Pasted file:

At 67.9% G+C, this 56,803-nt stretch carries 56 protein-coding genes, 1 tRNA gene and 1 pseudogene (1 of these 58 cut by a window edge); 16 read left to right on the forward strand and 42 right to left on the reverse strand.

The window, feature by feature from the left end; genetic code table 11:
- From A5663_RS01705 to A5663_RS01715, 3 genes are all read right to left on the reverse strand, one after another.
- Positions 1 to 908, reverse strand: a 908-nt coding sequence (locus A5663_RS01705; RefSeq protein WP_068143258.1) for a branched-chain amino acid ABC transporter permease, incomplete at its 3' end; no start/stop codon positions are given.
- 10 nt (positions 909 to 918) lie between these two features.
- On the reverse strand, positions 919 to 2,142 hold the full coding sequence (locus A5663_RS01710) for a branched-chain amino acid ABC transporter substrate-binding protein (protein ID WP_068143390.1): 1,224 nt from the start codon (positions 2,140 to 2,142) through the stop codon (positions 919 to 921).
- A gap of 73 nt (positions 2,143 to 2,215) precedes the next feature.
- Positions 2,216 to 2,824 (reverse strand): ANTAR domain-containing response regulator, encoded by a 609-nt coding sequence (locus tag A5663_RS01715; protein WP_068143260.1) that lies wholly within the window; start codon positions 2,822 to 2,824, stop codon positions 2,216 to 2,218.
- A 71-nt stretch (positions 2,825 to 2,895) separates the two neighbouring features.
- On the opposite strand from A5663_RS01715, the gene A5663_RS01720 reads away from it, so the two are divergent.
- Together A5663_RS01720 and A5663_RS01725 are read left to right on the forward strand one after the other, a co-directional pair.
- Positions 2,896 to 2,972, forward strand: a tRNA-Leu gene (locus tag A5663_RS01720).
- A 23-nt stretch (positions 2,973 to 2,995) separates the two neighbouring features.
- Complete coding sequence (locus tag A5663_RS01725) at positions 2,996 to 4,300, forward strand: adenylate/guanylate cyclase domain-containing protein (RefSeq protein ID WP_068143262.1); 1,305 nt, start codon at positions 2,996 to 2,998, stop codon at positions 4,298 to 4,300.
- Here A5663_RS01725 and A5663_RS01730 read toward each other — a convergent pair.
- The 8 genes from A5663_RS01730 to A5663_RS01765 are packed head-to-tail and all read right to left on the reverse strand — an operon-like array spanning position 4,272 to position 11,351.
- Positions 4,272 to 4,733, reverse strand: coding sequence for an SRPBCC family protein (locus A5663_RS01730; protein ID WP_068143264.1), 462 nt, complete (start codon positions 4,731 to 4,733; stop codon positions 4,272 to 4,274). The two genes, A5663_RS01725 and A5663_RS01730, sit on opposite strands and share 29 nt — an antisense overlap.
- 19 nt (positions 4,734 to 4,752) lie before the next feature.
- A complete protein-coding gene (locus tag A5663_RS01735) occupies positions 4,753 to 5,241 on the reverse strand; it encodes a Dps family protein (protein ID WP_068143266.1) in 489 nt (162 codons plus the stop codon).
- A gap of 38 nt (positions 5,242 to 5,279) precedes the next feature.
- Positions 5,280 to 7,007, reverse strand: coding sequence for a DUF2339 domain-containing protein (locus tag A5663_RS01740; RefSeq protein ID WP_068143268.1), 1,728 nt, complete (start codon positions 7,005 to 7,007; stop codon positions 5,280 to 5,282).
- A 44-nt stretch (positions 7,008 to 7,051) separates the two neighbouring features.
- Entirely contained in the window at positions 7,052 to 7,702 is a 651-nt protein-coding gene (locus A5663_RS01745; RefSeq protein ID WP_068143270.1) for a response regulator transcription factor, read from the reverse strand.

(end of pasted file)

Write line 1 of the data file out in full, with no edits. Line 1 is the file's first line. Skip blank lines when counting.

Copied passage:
At 67.9% G+C, this 56,803-nt stretch carries 56 protein-coding genes, 1 tRNA gene and 1 pseudogene (1 of these 58 cut by a window edge); 16 read left to right on the forward strand and 42 right to left on the reverse strand.